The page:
Logo vs Brand Identity

Logo vs Brand identity. It’s a misleading question, but it’s still asked all the time:

 

“What’s the difference between a logo and a brand identity system?”

If you’re just wondering which one is ‘better,’ that’s a little like comparing one slice of a pie vs. the whole thing. Both are good to eat, but if you’re trying to serve a large group of guests (your customers), it’s much better to have a whole pie rather than a single slice. Let’s take a minute to break down what the terms ‘logo’ and ‘brand identity’ really mean, and why comparing a logo vs brand identity head-to-head isn’t quite the right idea.

I: Logos

Your logo is a concise visual identifier for your brand. It should be unique, memorable, and above all, it should wordlessly communicate what your brand stands for. Whether it’s applied to a website, a business card, or the side of an 18-wheeler, it needs to convey your message clearly and instantaneously. Though your logo is powerful, keep in mind that it is just a single point of reference, and there’s only so much it can do on its own. Take the following as an example:

Logo vs Brand Identity: Logos Only
Logo vs Brand Identity: Full Brand Identities

How many can you identify? Hover to reveal the full versions.

The above logos are presented in black and white, without typography. After separating them from these other identifying characteristics, they’re still unique from each other, but would you want to represent your brand this way? Obviously, this is a bit of an extreme illustration, but hopefully it makes it clear that the real power in branding lies in combining your brand’s logo with other visual elements, especially in some kind of branded context or environment. In other words, an identity system.

II: Brand Identity Systems

At its most basic level, a brand identity system is your logo, in combination with the color palette, typography, and other visual elements that identify your brand. You can think of your brand identity system as being like an amplifier—whatever character and style your logo has, your brand identity should ‘take it up to 11.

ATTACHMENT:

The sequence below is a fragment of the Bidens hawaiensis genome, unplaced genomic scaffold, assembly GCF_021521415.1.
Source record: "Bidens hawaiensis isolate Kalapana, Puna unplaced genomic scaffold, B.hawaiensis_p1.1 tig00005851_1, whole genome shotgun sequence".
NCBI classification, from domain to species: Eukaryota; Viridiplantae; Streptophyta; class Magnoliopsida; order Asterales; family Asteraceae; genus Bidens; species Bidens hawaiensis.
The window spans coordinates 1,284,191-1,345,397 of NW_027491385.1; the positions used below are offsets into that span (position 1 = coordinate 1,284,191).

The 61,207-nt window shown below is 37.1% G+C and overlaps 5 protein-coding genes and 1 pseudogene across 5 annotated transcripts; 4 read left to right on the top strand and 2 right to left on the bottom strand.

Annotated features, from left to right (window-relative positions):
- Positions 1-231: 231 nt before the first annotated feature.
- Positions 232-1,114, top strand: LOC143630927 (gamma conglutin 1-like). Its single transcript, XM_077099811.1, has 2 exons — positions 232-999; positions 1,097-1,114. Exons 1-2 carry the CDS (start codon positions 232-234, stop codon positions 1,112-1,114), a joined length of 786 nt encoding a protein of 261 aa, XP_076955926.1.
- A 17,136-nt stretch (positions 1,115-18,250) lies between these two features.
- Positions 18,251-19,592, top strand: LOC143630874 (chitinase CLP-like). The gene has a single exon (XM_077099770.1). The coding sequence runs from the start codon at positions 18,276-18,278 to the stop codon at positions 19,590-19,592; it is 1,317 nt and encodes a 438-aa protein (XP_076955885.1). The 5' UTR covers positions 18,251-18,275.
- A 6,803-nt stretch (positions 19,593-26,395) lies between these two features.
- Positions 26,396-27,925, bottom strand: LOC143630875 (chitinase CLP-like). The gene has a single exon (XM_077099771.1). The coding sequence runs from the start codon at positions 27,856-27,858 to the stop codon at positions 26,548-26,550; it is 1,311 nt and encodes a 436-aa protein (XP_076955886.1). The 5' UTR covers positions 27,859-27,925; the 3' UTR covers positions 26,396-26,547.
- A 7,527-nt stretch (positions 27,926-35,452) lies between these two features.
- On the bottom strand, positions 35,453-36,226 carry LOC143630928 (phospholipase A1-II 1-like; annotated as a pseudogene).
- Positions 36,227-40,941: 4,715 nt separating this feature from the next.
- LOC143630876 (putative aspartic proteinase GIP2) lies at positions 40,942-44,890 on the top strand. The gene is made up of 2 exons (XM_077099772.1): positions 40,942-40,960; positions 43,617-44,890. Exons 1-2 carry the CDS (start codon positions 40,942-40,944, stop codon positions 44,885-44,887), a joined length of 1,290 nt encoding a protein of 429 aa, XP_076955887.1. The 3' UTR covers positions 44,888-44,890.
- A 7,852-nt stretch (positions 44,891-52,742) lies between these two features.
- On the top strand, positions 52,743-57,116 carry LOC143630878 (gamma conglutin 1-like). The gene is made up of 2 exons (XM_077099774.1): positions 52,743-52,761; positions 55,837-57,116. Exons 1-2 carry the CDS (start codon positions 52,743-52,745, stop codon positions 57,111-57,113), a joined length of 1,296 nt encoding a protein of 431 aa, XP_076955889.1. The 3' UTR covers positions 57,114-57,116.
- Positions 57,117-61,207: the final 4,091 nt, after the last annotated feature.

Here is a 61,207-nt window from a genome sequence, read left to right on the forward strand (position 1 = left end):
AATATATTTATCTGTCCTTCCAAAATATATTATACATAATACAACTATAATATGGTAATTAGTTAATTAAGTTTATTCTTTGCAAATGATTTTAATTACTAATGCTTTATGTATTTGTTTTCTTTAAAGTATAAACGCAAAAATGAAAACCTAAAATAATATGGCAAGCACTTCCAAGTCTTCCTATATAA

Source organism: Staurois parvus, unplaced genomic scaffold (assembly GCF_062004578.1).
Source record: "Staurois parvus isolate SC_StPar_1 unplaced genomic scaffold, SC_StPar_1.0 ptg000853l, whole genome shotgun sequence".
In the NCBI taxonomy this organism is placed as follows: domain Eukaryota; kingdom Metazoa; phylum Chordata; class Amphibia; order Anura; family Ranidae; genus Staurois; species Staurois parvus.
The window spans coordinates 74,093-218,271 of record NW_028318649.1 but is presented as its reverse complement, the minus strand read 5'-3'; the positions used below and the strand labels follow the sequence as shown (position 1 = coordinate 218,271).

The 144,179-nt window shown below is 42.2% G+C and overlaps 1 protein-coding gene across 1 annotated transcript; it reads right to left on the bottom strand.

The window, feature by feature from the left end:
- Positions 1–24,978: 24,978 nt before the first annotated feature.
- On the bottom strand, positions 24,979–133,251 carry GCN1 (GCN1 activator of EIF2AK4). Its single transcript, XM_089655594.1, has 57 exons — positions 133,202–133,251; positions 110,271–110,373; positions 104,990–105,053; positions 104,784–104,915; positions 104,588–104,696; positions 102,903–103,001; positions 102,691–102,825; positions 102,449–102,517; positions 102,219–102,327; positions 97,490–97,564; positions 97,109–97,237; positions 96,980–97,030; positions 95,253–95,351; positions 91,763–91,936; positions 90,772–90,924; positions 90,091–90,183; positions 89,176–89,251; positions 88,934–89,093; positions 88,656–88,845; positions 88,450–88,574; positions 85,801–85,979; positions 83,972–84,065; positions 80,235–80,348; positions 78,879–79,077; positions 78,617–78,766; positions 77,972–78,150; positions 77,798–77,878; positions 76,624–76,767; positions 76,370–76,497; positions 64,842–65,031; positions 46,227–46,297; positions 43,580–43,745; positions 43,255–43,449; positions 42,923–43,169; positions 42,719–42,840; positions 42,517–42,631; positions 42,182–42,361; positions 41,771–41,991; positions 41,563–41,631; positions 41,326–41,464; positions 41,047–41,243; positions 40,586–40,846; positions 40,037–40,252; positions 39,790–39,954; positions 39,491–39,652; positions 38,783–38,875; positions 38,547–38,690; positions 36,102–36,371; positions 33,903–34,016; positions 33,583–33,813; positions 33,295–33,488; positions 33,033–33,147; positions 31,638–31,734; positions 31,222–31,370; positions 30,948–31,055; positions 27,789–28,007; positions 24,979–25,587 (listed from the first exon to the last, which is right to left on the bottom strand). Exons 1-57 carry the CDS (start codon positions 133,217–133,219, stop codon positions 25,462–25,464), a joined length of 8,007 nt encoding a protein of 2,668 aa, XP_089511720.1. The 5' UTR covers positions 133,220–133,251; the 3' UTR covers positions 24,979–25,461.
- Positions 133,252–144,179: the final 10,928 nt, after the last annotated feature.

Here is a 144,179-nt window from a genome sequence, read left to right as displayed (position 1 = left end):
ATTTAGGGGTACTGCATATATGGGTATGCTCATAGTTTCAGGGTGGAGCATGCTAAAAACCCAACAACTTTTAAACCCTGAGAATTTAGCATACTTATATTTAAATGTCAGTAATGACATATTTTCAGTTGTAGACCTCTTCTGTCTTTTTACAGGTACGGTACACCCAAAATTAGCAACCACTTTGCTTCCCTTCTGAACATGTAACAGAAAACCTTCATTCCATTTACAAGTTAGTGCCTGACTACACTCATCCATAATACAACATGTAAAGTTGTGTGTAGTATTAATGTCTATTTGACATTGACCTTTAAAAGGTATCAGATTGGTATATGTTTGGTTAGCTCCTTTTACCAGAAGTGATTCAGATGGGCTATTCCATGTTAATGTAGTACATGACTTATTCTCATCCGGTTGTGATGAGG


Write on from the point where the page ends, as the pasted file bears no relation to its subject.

Note that your brand identity isn’t just the presence of these individual elements, but the combination of them. Your logo is rarely used in isolation. When your brand’s identifying marks are applied to something like a website or business card, that’s your brand’s identity system in action. Secondary branding elements like photos, patterns, textures, printing process, quality of physical media, etc. play a large role in the way your brand is perceived.

III: Logo vs Brand Identity System

In conclusion, we can see that when you compare a logo vs brand identity system, you’re comparing one piece vs. a whole. It’s great to have a working engine in your car, but if you want to go very far, you’re going to need a drivetrain, tires, safety systems, a body, and many other components as well!

Letterhead, Business Cards, iPhone and iPad renderings, and various other Access Housing brand materials.
Access Housing’s brand identity system, applied to materials.

Now, take a look at your company’s branding. How does each element serve to position your company? Do you use secondary branding elements effectively? Do your printed materials send the message that your company is approachable and easy to work with, or cheap and stingy? If you have a concern, or even just some a question that you’d like to have answered, why not contact Ripley Studios? We are branding experts, and we are glad to help you increase revenue through more effective design.

Until next time, happy branding!

About the Author

Nathan Ripley's portrait

Nathan Ripley is owner and creative director of Ripley Studios, a Lakewood, Colorado graphic design agency. He has a B.A. in graphic design from Carthage College, and has more than five years experience working in the field. Ripley Studios is available for hire by companies seeking to disrupt, outcompete, and increase revenue through exceptional design.

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